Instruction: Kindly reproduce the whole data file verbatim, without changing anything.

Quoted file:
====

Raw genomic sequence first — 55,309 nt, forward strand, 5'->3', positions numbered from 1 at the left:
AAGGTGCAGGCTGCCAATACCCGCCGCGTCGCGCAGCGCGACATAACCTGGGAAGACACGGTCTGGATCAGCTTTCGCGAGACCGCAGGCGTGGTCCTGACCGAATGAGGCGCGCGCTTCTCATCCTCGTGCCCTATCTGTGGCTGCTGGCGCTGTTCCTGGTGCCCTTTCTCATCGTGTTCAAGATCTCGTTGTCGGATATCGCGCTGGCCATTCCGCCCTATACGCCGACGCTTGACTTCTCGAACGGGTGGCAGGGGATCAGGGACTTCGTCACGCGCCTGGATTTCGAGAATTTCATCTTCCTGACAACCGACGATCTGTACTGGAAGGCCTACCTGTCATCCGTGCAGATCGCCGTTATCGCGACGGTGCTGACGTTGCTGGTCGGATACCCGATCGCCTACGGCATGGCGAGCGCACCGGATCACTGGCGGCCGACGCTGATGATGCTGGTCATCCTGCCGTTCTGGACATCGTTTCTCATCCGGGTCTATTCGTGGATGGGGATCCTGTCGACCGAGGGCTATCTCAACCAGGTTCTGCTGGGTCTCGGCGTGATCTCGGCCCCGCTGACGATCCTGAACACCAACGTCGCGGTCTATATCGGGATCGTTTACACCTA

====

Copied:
Raw genomic sequence first — 55,309 nt, forward strand, 5'->3', positions numbered from 1 at the left:
AAGGTGCAGGCTGCCAATACCCGCCGCGTCGCGCAGCGCGACATAACCTGGGAAGACACGGTCTGGATCAGCTTTCGCGAGACCGCAGGCGTGGTCCTGACCGAATGAGGCGCGCGCTTCTCATCCTCGTGCCCTATCTGTGGCTGCTGGCGCTGTTCCTGGTGCCCTTTCTCATCGTGTTCAAGATCTCGTTGTCGGATATCGCGCTGGCCATTCCGCCCTATACGCCGACGCTTGACTTCTCGAACGGGTGGCAGGGGATCAGGGACTTCGTCACGCGCCTGGATTTCGAGAATTTCATCTTCCTGACAACCGACGATCTGTACTGGAAGGCCTACCTGTCATCCGTGCAGATCGCCGTTATCGCGACGGTGCTGACGTTGCTGGTCGGATACCCGATCGCCTACGGCATGGCGAGCGCACCGGATCACTGGCGGCCGACGCTGATGATGCTGGTCATCCTGCCGTTCTGGACATCGTTTCTCATCCGGGTCTATTCGTGGATGGGGATCCTGTCGACCGAGGGCTATCTCAACCAGGTTCTGCTGGGTCTCGGCGTGATCTCGGCCCCGCTGACGATCCTGAACACCAACGTCGCGGTCTATATCGGGATCGTTTACACCTA